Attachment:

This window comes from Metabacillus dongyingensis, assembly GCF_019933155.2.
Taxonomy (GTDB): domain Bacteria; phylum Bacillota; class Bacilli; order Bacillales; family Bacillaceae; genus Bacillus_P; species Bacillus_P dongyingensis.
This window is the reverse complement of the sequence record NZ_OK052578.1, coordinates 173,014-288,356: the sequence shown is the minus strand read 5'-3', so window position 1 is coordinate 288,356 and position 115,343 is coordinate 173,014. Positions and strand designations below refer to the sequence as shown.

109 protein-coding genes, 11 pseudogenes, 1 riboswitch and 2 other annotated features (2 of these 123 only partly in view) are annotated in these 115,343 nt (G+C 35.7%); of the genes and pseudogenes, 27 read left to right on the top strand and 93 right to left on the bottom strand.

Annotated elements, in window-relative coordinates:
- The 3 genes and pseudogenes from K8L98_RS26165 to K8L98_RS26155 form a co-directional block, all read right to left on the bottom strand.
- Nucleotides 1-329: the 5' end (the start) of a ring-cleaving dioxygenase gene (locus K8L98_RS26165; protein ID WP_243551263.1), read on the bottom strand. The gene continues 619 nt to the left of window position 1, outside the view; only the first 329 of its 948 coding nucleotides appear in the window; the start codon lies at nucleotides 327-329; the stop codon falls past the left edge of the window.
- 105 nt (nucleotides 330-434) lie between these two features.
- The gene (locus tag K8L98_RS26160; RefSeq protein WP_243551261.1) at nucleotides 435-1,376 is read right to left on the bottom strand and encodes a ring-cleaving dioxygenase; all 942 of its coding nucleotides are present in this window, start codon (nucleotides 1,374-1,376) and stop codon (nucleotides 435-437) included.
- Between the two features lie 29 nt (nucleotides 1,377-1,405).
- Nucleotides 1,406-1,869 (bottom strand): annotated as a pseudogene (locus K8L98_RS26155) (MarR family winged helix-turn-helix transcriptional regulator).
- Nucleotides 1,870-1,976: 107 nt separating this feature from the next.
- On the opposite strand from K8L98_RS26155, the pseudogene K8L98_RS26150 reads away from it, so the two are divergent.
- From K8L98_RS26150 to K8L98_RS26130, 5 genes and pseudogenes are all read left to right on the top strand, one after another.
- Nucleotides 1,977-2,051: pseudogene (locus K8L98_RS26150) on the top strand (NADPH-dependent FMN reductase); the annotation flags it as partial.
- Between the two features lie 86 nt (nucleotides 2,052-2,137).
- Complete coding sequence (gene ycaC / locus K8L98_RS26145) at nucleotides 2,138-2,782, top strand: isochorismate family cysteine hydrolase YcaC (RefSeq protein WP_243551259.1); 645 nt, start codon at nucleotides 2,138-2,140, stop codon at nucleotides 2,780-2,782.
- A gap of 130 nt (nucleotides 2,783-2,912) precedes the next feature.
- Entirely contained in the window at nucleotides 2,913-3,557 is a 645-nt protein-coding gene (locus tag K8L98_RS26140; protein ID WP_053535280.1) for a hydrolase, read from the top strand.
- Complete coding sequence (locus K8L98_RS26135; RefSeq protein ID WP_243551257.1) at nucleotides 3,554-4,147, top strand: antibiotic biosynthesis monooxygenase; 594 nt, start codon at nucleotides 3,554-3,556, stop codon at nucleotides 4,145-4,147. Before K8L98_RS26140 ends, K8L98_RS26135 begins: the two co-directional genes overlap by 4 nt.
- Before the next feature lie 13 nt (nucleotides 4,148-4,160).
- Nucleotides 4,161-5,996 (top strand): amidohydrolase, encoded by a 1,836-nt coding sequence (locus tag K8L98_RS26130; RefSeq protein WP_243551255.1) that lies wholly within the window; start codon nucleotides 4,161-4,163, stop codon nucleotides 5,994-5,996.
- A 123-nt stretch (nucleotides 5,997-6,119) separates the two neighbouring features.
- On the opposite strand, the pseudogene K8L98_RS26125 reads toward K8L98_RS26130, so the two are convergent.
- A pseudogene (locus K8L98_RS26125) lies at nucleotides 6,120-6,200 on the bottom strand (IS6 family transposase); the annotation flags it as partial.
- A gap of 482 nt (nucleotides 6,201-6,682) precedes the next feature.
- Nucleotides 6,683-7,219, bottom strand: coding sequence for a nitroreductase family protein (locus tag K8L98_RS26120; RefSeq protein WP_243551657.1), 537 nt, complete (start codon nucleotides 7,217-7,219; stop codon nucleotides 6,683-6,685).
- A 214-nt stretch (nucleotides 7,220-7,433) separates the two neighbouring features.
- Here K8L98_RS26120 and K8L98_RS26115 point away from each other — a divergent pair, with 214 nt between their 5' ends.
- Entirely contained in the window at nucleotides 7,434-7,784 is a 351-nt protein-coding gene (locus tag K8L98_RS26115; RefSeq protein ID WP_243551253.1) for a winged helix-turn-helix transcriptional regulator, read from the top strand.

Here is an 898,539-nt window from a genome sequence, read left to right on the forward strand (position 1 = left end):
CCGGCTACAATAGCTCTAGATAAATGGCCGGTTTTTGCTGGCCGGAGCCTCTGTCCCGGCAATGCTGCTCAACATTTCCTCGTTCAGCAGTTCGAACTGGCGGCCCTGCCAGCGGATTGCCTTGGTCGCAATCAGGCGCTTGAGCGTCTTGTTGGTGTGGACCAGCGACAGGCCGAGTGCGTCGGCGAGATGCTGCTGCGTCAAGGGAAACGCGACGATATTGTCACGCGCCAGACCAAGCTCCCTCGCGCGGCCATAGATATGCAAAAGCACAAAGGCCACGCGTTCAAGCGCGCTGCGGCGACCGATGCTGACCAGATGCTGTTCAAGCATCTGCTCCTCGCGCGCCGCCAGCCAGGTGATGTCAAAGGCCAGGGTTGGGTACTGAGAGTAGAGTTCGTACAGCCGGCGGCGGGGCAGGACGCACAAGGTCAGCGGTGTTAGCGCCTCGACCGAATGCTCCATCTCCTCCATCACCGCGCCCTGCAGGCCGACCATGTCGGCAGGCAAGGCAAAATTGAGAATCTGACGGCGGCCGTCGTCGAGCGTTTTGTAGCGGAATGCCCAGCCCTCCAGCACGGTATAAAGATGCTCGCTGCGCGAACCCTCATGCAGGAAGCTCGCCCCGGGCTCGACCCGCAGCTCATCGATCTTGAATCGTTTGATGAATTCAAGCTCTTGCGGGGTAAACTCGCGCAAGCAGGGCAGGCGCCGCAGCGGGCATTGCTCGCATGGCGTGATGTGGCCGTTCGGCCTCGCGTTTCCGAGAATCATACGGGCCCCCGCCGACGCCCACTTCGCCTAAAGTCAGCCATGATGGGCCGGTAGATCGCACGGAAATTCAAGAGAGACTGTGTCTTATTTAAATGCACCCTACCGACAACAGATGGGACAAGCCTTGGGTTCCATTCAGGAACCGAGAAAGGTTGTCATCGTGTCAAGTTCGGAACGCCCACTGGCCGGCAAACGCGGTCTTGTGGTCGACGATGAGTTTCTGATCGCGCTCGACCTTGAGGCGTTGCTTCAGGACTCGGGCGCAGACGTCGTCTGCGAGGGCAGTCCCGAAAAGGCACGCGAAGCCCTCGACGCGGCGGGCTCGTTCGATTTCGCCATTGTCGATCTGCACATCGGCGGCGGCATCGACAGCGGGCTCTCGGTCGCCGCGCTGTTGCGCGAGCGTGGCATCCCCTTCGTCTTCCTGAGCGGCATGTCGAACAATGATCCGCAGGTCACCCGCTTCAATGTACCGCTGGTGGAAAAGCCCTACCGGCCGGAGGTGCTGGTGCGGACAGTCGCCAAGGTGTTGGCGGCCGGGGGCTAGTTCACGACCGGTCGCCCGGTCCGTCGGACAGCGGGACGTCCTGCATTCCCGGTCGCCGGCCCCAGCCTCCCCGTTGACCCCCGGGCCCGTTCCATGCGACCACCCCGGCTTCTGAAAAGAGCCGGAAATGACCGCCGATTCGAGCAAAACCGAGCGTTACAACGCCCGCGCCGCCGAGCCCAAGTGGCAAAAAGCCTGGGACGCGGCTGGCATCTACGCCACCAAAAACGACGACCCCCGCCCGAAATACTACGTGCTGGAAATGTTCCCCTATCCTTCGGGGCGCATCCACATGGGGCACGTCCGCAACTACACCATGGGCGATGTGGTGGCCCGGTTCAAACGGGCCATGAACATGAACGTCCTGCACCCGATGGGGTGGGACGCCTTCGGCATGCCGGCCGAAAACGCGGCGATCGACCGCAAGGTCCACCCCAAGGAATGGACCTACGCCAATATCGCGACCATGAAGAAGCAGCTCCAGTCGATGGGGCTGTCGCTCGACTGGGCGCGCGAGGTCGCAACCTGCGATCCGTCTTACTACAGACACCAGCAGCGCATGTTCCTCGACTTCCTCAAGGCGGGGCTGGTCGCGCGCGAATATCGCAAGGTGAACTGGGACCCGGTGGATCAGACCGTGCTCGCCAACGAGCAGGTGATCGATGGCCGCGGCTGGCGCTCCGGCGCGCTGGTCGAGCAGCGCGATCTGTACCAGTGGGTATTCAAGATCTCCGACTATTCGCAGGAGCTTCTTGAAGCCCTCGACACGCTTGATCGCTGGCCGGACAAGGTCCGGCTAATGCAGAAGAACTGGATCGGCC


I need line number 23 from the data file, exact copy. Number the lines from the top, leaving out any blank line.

- A 123-nt stretch (nucleotides 5,997-6,119) separates the two neighbouring features.